Kuwait’s Crown Prince Sheikh Nawaf Al Ahmad Al Sabah was sworn in Wednesday as the ruling emir of the tiny oil-rich country, propelled to power by the death of his half-brother after a long career in the security services, reports AP.
At age 83, Sheikh Nawaf is not expected to deviate from the diplomatic path charted by his predecessor, the late Sheikh Sabah Al Ahmad Al Sabah.
But his accession touched off speculation about who will become the next crown prince in the country known for its lively elected parliament and relative independence in the neighborhood of Gulf Arab monarchies.
The late Sheikh Sabah was set to make his final journey to Kuwait later on Wednesday, his coffin flying back from Rochester, Minnesota, home of the flagship campus of the Mayo Clinic where he had been receiving medical treatment after surgery.
Although his funeral would typically draw tens of thousands of mourning Kuwaitis and scores of foreign leaders and dignitaries, because of the coronavirus pandemic the burial will be a private service restricted to relatives, said Kuwait’s state-run news agency, KUNA. The breadth and depth of emotion over the loss of Sheikh Sabah, known for his deft diplomacy and peacemaking, was reflected in condolence messages that streamed in from countries on opposite ends of regional bitter disputes, including Saudi Arabia and Iran.
Sheikh Nawaf took office as the new ruler of Kuwait in the Parliament building before rows of applauding lawmakers, clad in their traditional white robes and surgical masks because of the pandemic.
Kuwait's Emir, Sheikh Sabah al-Ahmed al-Sabah, has died on Tuesday. He was 91.
He was expected to be succeeded by his 83-year-old half-brother and crown prince, Sheikh Nawaf al-Ahmed, reports BBC quoting the state media.
In July, Sheikh Sabah was flown to the United States for medical treatment following surgery for an unspecified condition in Kuwait.
He had ruled the oil-rich Gulf Arab state since 2006 after Emir Sheikh Saad al-Abdullah stepped down just nine days into his rule as parliament moved to depose him on health grounds.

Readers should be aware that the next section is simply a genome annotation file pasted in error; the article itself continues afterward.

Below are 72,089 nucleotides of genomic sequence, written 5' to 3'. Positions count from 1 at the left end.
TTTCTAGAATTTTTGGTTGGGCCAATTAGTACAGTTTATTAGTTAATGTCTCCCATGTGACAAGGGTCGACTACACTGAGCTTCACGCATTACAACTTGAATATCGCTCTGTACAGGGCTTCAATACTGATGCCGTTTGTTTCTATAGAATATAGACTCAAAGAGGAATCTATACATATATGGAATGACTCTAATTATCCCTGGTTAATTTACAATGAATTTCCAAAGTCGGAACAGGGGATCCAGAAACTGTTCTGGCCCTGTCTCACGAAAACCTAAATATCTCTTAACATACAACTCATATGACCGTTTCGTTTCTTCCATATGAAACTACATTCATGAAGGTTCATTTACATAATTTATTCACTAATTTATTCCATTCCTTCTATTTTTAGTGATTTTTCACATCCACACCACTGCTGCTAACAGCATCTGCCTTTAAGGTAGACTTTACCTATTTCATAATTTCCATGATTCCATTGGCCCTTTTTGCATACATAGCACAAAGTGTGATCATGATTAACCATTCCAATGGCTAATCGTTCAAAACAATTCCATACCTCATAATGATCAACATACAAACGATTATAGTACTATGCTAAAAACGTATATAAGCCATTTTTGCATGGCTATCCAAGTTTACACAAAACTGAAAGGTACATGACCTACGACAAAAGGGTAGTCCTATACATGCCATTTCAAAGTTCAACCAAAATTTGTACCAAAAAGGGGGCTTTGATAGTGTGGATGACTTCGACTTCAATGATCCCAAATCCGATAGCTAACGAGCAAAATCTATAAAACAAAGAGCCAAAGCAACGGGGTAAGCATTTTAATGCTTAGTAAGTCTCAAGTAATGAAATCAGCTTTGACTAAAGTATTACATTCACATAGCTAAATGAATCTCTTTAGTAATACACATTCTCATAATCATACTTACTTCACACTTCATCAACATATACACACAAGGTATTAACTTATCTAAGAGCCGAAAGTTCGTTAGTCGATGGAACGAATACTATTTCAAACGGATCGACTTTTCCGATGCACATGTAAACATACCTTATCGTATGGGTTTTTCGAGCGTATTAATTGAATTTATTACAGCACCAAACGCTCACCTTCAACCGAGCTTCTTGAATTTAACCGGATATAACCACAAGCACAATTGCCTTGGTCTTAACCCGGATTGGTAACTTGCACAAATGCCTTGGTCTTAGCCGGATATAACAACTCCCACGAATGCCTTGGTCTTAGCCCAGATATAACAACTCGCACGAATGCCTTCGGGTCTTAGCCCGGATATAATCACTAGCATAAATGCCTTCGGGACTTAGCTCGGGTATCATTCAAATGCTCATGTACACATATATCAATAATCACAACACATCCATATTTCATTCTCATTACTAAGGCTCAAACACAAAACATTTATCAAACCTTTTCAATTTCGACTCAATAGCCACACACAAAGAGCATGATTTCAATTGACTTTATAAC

The emir often acted as a mediator in regional disputes, including the ongoing diplomatic stand-off between Saudi Arabia, its allies and Qatar.
Kuwait also refrained from intervening in Syria's civil war, instead hosting several donor conferences for humanitarian aid.
He had been prime minister under the previous Emir, Sheikh Jaber al-Ahmad al-Jaber al-Sabah, and for several years had been seen as the de facto ruler.
Before then, he served as foreign minister from 1963 to 1991 and from 1992 to 2003.
Kuwait - which has a population of 4.8 million, including 3.4 million foreigners - has the world's sixth-largest known oil reserves and is a major US ally.
It has been ruled by the Sabah family for the past 260 years.
Sheikh Sabah had pushed for diplomacy to solve regional issues, such as the continuing boycott of Qatar by four Arab nations, and he hosted major donor conferences for war-torn nations such as Iraq and Syria, reported Al Jazeera.
Kuwait television earlier interrupted regular programming to cut to Quaranic verses on Tuesday, a move that often signifies the death of a senior member of the Gulf Arab state’s ruling family.
His death comes as the nation continues to fight the coronavirus pandemic, which has infected more than 103,981 people and caused 605 related deaths in the country of 4.1 million. Its health ministry said more than 95,500 people have recovered from COVID-19.